Lilian Quick is forty years old and struggling. Her ability to see animal auras and incorporate them into pet portraits does not pay well and she can barely scrape up the rent on her Toronto sublet. Most of her life is lived digitally, and she is constantly taking selfies and deleting then because she doesn’t like the way she looks. Every matcha latte is Instagrammmed, and Yumi, with whom she shares a studio (for a small fee) is about the only person she sees.
But Lilian has had closeness in her life; her cousin Florence whom she adores. Their mothers are sisters and for much of her childhood Lilian went from Canada to America to spend school holidays with her cousin. She never seems to have recovered from seeing Florence as more dazzling, more adventurous, more everything than herself.
How exciting then to discover that Florence is now Eleven Novak, the self-empowerment guru for women who runs the Ascendency Program. And then Eleven visits Toronto and the cousins reconnect, and a wonderful offer is made to Lilian.
Selecky has great fun with the typical gushing tone of the promotional material that Lilian receives from her various gurus, including Eleven. Here is Eleven describing some cakes that are distributed at a meeting for prospective Ascendants
This Bakery is owned by an Ascendency grad named Winnie Prudhomme. Winnie stores her special gluten-free flour blend in a sacred room, where it is infused with positive intentions of meditating monks. She bakes the cupcakes to the sounds of daily prayer chants from a Tibetan monastery. These cupcakes are no ordinary treat. They’re dairy free, naturally sweetened without sugar, and made with pure, unprocessed oils. When you eat them you restore peaceful energy.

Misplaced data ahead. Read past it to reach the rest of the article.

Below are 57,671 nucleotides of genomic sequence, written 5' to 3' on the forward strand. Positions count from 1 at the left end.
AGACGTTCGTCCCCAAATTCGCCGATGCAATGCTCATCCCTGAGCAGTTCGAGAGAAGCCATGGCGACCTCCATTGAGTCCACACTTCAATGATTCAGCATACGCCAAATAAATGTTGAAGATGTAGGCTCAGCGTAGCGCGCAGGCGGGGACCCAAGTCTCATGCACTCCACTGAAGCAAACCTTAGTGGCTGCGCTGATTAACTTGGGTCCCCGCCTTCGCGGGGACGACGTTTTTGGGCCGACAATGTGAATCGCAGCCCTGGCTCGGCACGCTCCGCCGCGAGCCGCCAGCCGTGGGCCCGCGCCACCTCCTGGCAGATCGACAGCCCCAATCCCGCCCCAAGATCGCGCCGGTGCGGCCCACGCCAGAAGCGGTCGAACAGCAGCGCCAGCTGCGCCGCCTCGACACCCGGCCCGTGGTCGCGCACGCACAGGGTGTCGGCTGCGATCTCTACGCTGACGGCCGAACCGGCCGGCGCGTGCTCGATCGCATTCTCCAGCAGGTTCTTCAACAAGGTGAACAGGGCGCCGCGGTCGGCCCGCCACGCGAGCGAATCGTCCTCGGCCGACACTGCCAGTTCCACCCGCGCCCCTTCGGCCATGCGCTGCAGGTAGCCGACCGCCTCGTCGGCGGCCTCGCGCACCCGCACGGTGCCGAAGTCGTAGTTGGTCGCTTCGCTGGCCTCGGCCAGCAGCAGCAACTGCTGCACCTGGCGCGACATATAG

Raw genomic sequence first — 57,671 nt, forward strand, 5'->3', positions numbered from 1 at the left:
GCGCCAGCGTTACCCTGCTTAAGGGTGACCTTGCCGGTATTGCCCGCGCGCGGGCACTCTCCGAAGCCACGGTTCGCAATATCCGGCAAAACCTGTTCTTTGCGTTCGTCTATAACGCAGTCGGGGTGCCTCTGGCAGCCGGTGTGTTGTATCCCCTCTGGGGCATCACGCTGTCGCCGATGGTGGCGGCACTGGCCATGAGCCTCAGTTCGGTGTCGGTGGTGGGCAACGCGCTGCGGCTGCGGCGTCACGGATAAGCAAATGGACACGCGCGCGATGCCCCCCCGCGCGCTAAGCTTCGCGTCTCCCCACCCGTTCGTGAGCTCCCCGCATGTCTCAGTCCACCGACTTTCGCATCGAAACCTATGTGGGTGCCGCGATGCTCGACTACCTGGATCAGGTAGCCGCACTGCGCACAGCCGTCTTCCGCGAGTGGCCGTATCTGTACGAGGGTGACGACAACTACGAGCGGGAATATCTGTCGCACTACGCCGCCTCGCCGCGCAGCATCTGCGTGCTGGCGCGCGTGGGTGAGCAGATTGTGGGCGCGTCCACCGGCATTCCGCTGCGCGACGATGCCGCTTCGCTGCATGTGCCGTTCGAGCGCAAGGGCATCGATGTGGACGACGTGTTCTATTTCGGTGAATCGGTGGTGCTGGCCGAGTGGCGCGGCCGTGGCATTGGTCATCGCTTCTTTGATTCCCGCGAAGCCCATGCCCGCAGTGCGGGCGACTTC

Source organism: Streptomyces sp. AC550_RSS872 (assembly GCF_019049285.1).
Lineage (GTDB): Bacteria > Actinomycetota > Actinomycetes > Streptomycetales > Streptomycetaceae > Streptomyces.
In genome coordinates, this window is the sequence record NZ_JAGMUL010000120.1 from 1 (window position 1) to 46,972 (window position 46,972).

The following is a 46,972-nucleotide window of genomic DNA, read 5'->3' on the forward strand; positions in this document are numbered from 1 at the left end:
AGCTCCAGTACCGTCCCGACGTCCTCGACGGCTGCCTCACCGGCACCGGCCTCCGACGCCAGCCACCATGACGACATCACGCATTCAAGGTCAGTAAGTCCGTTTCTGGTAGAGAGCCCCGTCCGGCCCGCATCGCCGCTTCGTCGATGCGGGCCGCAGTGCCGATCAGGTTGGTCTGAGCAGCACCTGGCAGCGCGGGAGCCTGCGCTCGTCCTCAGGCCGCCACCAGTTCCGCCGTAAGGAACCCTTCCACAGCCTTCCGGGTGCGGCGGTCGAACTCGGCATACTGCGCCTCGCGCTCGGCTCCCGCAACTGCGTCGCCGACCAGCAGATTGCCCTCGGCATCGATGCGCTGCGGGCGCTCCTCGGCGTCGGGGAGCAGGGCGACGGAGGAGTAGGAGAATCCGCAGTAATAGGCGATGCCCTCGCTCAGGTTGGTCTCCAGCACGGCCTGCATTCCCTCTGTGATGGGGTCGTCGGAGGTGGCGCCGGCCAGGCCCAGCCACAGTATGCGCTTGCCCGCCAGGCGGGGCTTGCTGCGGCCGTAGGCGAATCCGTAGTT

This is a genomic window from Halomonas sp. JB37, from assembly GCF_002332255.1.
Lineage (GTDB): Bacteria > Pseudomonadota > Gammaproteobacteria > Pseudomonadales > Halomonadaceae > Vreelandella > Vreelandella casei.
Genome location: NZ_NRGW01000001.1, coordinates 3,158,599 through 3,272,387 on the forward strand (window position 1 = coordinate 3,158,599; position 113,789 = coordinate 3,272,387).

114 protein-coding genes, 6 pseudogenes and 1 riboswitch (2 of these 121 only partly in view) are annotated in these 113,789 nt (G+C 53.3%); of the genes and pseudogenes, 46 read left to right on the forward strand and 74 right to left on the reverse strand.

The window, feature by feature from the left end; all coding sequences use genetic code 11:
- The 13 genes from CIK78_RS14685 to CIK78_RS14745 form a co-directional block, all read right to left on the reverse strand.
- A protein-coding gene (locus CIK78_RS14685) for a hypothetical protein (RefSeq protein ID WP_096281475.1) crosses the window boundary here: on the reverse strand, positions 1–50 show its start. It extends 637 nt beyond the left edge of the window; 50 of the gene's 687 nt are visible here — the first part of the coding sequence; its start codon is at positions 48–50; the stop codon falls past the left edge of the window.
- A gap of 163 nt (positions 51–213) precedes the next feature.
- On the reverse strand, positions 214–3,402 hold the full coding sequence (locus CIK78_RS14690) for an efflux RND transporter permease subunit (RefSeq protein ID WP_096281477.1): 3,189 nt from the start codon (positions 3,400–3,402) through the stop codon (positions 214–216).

Eleven employs staff to run her program but she is the adored front person. The message she is selling is that if a woman knows what she really wants and follows her heart, the Universe will reward her with money and happiness. Her program shows women how to do this, and also rewards Eleven…each ascendant pays around $10,000 to take part.
Lilian has another guru, Jonathan Rasmussen, an online yoga teacher, and he is incorporated into Eleven’s program. He and Lilian have an encounter which leads to Lilian taking action for possibly the first time in her life. It brings Lilian more success than she ever thought possible, but…. With Lilian nothing is ever clear-cut. She doubts every action. She shows us the relentless monetising of every aspect of the Ascendency Program, buy these chocolates, buy these holy necklaces, but finds she has profited from it a great deal herself.
Although she can never bring herself to criticise her beloved cousin, she has doubts. And in Hawaii she comes to realise another path entirely is hers. For now she is not just seeing animal auras, but the auras of everyone and everything.
Margaret Atwood and Karen Joy Fowler praise this book, so who am I to differ? Selecky certainly provides an amusing insight into the jargon and workings of the influencers of the self-empowerment world and the money to be made there. However, there is no overt criticism of the ethics of all this. We see everything through Lilian’s eyes, and she is such a confused and self-deprecating protagonist, always doubting herself, criticising her own appearance and behaviour, and allowing herself to be treated badly by her so called friends, Juliette and Fleurje, that she is never capable of freeing herself from Eleven’s spell. And did she reach some kind of enlightenment through the program, or completely lose her marbles?
I float up through my own light, the rosy bubble lifting me up to the green skin of the pavilion, and then the pavilion is gone….Lighthouse, lighthouse, lighthouse, lighthouse.